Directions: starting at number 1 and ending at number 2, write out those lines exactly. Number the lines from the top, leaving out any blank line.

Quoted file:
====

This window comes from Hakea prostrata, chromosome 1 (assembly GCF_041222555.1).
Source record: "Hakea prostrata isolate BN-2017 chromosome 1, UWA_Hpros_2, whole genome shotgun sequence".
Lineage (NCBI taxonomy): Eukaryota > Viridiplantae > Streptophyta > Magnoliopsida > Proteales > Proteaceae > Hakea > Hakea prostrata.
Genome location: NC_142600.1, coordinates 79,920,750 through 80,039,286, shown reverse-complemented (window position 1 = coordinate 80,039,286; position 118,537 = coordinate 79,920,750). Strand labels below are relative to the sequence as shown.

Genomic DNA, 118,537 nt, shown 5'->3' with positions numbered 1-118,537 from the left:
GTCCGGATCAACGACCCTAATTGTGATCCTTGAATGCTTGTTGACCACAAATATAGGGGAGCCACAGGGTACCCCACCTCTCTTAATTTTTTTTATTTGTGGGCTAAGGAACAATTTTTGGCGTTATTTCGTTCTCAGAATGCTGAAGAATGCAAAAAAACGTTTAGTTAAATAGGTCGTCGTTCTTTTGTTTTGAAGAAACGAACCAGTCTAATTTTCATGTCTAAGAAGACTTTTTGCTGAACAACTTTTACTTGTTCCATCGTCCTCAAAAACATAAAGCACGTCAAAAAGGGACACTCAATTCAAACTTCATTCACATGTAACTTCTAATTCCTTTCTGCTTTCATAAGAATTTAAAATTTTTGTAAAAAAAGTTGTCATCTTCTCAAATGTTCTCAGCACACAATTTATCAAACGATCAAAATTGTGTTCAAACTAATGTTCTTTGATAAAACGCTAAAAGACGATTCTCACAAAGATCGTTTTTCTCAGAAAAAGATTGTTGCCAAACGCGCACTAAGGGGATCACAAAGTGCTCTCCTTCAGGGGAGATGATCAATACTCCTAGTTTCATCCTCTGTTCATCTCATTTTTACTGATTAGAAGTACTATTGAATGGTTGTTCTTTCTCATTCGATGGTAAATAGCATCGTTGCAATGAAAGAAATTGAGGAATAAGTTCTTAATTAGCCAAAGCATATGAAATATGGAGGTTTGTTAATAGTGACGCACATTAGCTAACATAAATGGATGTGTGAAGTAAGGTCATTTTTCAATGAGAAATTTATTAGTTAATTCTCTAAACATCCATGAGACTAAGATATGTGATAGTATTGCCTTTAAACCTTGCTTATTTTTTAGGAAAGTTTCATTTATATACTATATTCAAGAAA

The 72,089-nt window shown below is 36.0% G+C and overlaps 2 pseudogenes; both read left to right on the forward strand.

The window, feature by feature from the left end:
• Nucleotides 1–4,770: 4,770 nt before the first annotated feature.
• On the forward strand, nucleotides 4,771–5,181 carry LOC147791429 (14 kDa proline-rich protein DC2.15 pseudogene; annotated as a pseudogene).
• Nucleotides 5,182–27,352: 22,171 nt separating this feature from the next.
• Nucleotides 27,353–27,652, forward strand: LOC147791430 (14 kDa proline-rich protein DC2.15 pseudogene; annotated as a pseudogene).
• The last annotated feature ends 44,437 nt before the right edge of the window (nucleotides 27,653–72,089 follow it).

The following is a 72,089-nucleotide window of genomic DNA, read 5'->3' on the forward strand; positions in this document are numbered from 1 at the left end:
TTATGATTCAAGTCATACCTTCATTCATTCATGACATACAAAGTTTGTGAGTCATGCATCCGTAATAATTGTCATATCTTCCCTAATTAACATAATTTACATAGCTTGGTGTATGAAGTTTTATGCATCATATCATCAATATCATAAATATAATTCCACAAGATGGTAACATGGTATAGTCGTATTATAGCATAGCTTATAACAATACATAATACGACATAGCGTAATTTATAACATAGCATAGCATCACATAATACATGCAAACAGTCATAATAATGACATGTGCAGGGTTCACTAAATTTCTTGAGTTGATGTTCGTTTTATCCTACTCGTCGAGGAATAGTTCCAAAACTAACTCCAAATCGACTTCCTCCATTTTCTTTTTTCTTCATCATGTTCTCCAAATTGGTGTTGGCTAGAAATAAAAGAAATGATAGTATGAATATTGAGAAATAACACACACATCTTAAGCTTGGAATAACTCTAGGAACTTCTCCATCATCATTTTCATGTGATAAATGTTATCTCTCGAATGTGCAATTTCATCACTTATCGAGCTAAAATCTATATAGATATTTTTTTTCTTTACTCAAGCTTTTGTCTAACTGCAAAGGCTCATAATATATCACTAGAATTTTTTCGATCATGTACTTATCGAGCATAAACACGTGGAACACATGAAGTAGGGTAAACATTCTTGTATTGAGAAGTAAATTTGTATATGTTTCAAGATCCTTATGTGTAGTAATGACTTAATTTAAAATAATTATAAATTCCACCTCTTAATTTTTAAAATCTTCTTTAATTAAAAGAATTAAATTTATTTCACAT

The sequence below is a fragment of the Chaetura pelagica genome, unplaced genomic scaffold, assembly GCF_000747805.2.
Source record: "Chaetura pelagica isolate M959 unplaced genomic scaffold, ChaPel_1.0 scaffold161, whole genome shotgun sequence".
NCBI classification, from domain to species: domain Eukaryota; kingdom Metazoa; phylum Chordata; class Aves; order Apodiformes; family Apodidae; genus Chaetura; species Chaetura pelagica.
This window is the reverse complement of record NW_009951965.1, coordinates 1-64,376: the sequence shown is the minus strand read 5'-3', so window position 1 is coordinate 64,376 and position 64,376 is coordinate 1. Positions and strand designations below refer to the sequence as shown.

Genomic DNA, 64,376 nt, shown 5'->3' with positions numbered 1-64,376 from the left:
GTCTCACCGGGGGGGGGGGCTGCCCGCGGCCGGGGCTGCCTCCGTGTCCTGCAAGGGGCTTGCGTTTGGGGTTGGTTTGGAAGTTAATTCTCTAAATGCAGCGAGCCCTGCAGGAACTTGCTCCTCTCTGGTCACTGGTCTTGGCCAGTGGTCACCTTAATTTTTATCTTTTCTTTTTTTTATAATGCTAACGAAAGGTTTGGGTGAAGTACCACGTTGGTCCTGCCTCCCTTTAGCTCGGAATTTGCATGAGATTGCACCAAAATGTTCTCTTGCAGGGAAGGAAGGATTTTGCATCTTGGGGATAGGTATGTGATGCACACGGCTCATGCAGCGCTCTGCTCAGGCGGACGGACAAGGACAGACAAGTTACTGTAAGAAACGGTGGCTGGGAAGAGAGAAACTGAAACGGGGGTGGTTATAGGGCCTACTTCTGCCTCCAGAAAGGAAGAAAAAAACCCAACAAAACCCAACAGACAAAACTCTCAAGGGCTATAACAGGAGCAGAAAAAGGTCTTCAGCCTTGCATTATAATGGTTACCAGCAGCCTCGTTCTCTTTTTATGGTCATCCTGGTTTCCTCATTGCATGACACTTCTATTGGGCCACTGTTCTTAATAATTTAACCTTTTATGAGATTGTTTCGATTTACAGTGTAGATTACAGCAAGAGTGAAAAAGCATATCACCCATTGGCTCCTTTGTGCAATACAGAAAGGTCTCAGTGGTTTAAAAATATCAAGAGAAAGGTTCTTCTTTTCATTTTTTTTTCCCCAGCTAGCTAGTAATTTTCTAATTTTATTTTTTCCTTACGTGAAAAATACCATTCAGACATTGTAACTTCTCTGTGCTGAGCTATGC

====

This window comes from Hakea prostrata, chromosome 1 (assembly GCF_041222555.1).
Source record: "Hakea prostrata isolate BN-2017 chromosome 1, UWA_Hpros_2, whole genome shotgun sequence".